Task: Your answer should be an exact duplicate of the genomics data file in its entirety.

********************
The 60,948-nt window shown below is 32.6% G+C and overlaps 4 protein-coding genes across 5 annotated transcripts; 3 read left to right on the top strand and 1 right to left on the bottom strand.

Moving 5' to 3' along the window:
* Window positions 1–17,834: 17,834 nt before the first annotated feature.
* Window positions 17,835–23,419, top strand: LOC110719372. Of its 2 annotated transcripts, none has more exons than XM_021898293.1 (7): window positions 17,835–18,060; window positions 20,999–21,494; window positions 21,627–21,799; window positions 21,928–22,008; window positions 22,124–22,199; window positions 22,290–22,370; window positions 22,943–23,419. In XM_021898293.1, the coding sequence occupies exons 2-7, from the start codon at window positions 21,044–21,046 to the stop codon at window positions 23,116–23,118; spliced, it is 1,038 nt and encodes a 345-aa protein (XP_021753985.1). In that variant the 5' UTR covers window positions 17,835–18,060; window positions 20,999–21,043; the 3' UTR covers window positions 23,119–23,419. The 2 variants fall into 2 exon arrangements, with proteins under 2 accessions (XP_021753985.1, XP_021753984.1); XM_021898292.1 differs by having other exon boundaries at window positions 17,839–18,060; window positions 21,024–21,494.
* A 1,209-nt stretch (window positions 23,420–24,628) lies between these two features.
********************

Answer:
The 60,948-nt window shown below is 32.6% G+C and overlaps 4 protein-coding genes across 5 annotated transcripts; 3 read left to right on the top strand and 1 right to left on the bottom strand.

Moving 5' to 3' along the window:
* Window positions 1–17,834: 17,834 nt before the first annotated feature.
* Window positions 17,835–23,419, top strand: LOC110719372. Of its 2 annotated transcripts, none has more exons than XM_021898293.1 (7): window positions 17,835–18,060; window positions 20,999–21,494; window positions 21,627–21,799; window positions 21,928–22,008; window positions 22,124–22,199; window positions 22,290–22,370; window positions 22,943–23,419. In XM_021898293.1, the coding sequence occupies exons 2-7, from the start codon at window positions 21,044–21,046 to the stop codon at window positions 23,116–23,118; spliced, it is 1,038 nt and encodes a 345-aa protein (XP_021753985.1). In that variant the 5' UTR covers window positions 17,835–18,060; window positions 20,999–21,043; the 3' UTR covers window positions 23,119–23,419. The 2 variants fall into 2 exon arrangements, with proteins under 2 accessions (XP_021753985.1, XP_021753984.1); XM_021898292.1 differs by having other exon boundaries at window positions 17,839–18,060; window positions 21,024–21,494.
* A 1,209-nt stretch (window positions 23,420–24,628) lies between these two features.